• Europe and Eurasia: USAID has ongoing basic education activities in Kosovo, although there were no FY 2017 funds allocated.
  • Middle East and North Africa: US $125 million was allocated to Egypt, Jordan, Lebanon, Morocco, the West Bank and Gaza, and Yemen (however, the Administration has placed all funding to Palestinians on hold pending an interagency review and the WBG Mission has yet to receive any of its FY 2017 funds).
  • Sub-Saharan Africa: US $129 million was allocated to Djibouti, Ethiopia, Kenya, Mali, Nigeria, Senegal, Somalia, and Tanzania, and on regional programs.

ASIA

Afghanistan: USAID/Afghanistan continued to improve access to and quality of education, emphasizing early grade reading. The “Afghan Children Read” program developed, distributed, and tested early grade reading materials in Dari and Pashto to 68,228 students and 1,414 teachers in grades 1 and 2 at pilot schools in Herat and Kabul. United States assistance is part of a multi‑donor collaborative effort to implement the “Increasing Access to Basic Education and Gender Equality” program. More than 1,600 community-based education teachers who teach more than 170,000 children received training. USAID’s support to UNICEF resulted in nearly 94,000 student enrollments – about half of which were girls – and supported the production and distribution of more than 72,000 teaching and learning materials. The Global Partnership for Education enrolled an additional 42,004 students in community-based schools. Through the “Education Quality Improvement Project,” a World Bank-managed Afghanistan Reconstruction Trust Fund program, USAID and other donors funded a teacher-training program for nearly 71,000 teachers to improve education through better classroom instruction. The “Strengthening Education in Afghanistan” program helped prepare girls in 300 secondary schools to improve their learning achievements. The students received tutorials and other related support to help them prepare for the Kankor examination, a test required for admission to public universities. Additionally, USAID distributed 197 tablets and 900 solar panels to public schools to support exam preparation.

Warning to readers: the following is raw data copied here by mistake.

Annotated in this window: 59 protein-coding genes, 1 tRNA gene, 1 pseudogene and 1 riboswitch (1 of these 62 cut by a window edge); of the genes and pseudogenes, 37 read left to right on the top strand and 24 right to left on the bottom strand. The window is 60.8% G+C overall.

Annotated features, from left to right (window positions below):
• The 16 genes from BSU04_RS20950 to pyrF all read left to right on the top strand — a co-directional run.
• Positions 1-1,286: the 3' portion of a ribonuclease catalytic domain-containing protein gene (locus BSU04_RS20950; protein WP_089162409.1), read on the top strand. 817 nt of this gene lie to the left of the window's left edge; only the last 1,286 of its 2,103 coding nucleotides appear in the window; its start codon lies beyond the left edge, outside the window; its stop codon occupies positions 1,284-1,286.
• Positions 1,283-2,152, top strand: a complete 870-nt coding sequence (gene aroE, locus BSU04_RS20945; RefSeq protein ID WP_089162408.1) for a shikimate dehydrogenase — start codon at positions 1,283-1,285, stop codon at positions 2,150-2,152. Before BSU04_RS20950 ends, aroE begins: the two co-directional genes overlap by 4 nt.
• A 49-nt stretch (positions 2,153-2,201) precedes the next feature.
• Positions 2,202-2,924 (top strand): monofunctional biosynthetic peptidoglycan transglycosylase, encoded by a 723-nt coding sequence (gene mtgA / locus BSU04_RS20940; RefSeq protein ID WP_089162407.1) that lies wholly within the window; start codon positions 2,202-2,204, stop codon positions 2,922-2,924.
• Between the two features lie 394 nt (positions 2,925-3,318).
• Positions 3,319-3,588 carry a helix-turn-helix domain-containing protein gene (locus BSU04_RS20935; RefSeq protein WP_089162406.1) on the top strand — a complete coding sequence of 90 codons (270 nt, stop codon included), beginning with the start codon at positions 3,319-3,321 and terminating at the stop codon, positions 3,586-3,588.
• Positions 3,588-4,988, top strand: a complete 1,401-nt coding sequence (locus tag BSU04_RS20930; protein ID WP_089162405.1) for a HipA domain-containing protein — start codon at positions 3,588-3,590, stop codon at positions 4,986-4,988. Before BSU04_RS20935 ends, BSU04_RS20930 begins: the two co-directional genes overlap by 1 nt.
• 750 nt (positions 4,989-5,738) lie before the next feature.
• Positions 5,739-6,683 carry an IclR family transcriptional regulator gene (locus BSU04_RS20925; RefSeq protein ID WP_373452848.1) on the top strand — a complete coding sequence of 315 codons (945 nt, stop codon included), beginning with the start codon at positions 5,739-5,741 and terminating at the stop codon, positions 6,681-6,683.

Bangladesh: The USAID/Bangladesh basic education program aimed to increase access to education and improve reading skills for children in lower primary grades. Several programs assisted with this goal. The “Innovation for Improving Early Grade Reading” program opened 1,000 new schools reaching 27,301 out-of-school youth; approximately half were girls in urban slums. The “Reading Enhancement for Advancing Development” program expanded its literacy interventions to 2,949 government primary schools in all seven of Bangladesh’s states. The program trained 3,912 teachers and provided approximately 1.5 million individuals with teaching and learning materials. One major accomplishment of USAID’s literacy activities in Bangladesh was the creation of 2,201 classroom libraries, each with 155 approved supplementary reading materials to complement the national textbook. USAID also continued supporting Sisimpur, the early childhood development program that is Bangladesh’s version of Sesame Street. Through the development and broadcasting of 26 episodes in FY 2017, the program shared pre-reading skill lessons with more than 12 million viewers.